Cast Blog: #TOPCHEF

Girls Gone Wild

Bethenny Frankel Reveals her favorite New York restaurant.

3 girls in the finals??? This is nuts, and truthfully, I think (aside from Dale) that it is totally justified.

OK, to the Quickfire. Again, bravo to Bravo for a creative yet terrifying task. My steak would have looked like roadkill. Spike rocked it, but then again he comes from a line of butchers. However, when he knew he had it made, he didn't just humbly sit by, he had to let everyone know just how much he nailed it. Being humble is definitely not a prerequisite to being one of most of today's famous chefs, but it certainly is nice to see. Craft is my favorite restaurant in New York, and Tom Colicchio has the nature of your next door neighbor -- no braggadocio. Spike could learn a thing or two from Tom.

I was surprised at all of the fondling of the meats. People were grilling and basting and pan-roasting and slathering their steaks. The best steaks I've had have been simply prepared, on the grill or under a broiler, well-seasoned and topped with butter. Granted, I'm not a steak aficionado, and I did learn a thing or two on this one.

Richard was out of his comfort zone here. I've been mentioning all season that he needs to master the art of doing something straightforward, and this simple steak stumped him. To Spike's credit, his steak was simply grilled, and I will definitely try the rosemary under the meat trick next time I grill. He deserved this win.


Antonia did very well with her grilling then roasting then slathering and basting with butter. She has done well on the old-school straightforward tasks. Her steakhouse salad with bacon and poached egg was a hit a few weeks back.

Stephanie. Stephanie. Stephanie. I really think she's the best and very well may win, but this Quickfire is her Achilles heel. She's always calm, but maybe she needs to get a little fired up during this challenge.

Richard's steak was undercooked. I could easily be guilty of this. Cooking the perfect steak is harder than doing one of his "tricked out" transformations evidently. I disagreed with him when he said that going home at this point would be no different than earlier in the competition. He has proven himself, the world knows he's a good chef, and irrespective, he was going nowhere. He did shine a lot brighter in the beginning though.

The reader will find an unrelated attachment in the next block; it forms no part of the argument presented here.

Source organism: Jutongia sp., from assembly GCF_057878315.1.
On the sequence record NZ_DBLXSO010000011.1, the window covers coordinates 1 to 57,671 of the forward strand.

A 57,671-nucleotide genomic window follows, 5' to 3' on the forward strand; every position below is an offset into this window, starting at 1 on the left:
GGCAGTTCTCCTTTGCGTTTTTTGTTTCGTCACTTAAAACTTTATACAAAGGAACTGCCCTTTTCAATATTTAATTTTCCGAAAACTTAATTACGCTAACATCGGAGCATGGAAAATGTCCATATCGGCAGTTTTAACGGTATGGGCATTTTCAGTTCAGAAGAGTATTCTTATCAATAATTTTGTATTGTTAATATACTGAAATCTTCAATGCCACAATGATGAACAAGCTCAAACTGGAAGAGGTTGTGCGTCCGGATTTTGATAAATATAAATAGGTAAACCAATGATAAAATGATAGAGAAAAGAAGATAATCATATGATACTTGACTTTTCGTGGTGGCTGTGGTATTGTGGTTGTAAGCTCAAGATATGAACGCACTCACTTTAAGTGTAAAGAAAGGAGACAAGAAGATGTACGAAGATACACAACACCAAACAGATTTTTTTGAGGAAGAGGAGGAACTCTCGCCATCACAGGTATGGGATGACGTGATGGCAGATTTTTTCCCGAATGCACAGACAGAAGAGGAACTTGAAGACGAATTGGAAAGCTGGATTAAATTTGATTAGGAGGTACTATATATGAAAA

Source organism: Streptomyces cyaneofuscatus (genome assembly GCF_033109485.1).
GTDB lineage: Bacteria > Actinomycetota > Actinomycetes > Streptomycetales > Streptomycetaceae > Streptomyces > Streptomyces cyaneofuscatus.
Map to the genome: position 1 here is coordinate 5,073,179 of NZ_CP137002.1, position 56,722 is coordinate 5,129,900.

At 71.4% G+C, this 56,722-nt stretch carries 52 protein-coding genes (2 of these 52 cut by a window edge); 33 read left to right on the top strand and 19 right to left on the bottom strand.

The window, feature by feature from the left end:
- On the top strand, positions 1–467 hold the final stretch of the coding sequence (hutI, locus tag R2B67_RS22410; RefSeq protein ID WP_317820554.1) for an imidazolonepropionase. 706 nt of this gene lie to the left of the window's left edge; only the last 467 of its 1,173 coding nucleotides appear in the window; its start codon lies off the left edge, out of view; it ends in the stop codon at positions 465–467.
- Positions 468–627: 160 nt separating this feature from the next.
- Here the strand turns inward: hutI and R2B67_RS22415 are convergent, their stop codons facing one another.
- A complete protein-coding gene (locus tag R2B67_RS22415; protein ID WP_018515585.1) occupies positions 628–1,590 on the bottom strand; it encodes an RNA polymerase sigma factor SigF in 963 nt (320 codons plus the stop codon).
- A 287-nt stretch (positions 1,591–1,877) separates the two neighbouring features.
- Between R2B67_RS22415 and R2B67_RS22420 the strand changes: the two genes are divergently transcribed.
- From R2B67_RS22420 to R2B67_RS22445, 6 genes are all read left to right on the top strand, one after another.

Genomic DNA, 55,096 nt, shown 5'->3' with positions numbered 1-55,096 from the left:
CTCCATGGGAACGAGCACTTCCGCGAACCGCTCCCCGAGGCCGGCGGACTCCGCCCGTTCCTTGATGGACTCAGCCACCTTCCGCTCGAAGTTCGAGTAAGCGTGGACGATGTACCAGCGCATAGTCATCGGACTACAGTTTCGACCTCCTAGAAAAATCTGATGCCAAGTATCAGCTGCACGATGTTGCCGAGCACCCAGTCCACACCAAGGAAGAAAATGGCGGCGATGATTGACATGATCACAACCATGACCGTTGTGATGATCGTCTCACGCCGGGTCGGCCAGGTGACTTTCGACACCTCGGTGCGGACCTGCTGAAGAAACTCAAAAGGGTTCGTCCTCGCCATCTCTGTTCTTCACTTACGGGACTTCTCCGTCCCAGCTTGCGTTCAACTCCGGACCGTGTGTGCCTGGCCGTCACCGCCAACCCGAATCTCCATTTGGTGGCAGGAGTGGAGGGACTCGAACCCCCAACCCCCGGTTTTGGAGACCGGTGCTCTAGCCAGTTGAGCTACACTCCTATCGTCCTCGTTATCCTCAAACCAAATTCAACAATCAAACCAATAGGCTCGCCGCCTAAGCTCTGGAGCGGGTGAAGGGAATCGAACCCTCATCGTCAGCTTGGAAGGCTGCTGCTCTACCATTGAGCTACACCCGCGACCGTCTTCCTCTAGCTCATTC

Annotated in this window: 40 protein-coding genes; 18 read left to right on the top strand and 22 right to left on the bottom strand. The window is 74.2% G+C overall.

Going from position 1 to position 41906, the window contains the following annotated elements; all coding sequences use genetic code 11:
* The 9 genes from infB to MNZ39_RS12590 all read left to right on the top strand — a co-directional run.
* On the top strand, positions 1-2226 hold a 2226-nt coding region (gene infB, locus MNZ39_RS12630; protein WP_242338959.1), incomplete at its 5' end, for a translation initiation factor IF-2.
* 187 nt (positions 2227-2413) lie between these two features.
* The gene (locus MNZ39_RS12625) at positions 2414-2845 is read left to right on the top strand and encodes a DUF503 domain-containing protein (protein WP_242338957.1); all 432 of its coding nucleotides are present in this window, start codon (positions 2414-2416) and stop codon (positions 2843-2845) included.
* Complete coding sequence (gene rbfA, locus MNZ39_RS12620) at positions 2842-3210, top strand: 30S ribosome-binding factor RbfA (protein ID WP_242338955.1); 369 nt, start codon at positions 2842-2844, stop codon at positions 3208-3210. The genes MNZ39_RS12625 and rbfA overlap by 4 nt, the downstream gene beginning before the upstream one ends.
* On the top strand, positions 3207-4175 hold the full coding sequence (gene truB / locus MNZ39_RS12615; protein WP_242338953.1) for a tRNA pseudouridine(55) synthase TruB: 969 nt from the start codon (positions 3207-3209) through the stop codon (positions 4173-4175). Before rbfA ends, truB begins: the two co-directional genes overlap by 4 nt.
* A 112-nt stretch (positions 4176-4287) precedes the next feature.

Lisa did a good job on the steak. She's a tough broad. I imagine she's eaten and fired up a few pieces of meat in her day.


Now to the main event: Spike's downfall is never using his advantage wisely. He could have made anything he wanted, and he took the safe route of the tomahawk that he had so recently prepared, and the stupid route of frozen scallops. Also, he chose to do a dish that Tom Colicchio has mastered. Maybe he should have read Tom Collichio's cookbook before he arrived. Don't try to sing Barbara Streisand and don't attempt to trump Tom's scallops with mushrooms.

Lisa: I have to give here credit for being ballsy with a breakout risk like peanut butter mashed potatoes although it really sounded like a hot sticky mess. Rick Tramonto liked it though.

Tom commented that Richard was keeping it simple which made Richard nervous. I've been asking for straightforward from Richard from weeks. In the end, Richard went out of the box with his hamachi and veal appetizer. It scared the hell out of me, but it was delicious. He hardly played it safe. Tom commented on his slightly slower pace, and he said he'd rather do it slow and perfect. In theory I get it, but tell that to a 6-foot-5, 250-pound football player waiting for his steak. How about fast and perfect?

This whole task is nervewracking because Tom knows his steak. Tom acted as the expediter which was so cool. Many don't know that many major restaurants such as the Palm or Peter Luger's don't really have master chefs per se. They have tried and true items on their menu that the chefs in the kitchen know. The guy who gets it all done is the expediter. He makes sure that the whole operation runs like clockwork. I live for Tom.


Lisa's cold shrimp salad was underwhelming but her lemon confit was a hit. She does take chances, and does deserve to be alive longer than Spike.

Stephanie always shines in the main challenge. They loved her sweetbreads. I loved that her, Richard's, and Antonia's dishes were things they'd never done. That's being innovative.

Antonia wasn't the strongest here, but she wasn't the weakest either. They thought her menu was too rich. In this environment, that isn't a fatal flaw. As I said, Lisa pulled off the mash for some judges, but her meat was tough to all.

Richard meat wasn't cooked consistently which he was also guilty of during the Quickfire. This is an area he needs to correct. I realized that I probably do the same. They discussed Stephanie's grace under pressure which truly is the mark of a chef who can take the heat.


My high and low point in the show were when Spike called out Rick for having frozen scallops in the walk-in. First of all, I did have that exact thought in the beginning. But with all due respect, most of the shellfish you eat in high-volume restaurants is frozen. Spike was more of the idiot for cooking it than a restaurateur was for having it. But while I'm on the topic, what a blithering ass for getting in the face of a judge, an accomplished successful chef, and the man who let you into his kitchen. Now that he's packed his knives, I don't think Rick Tramonto will be hiring him.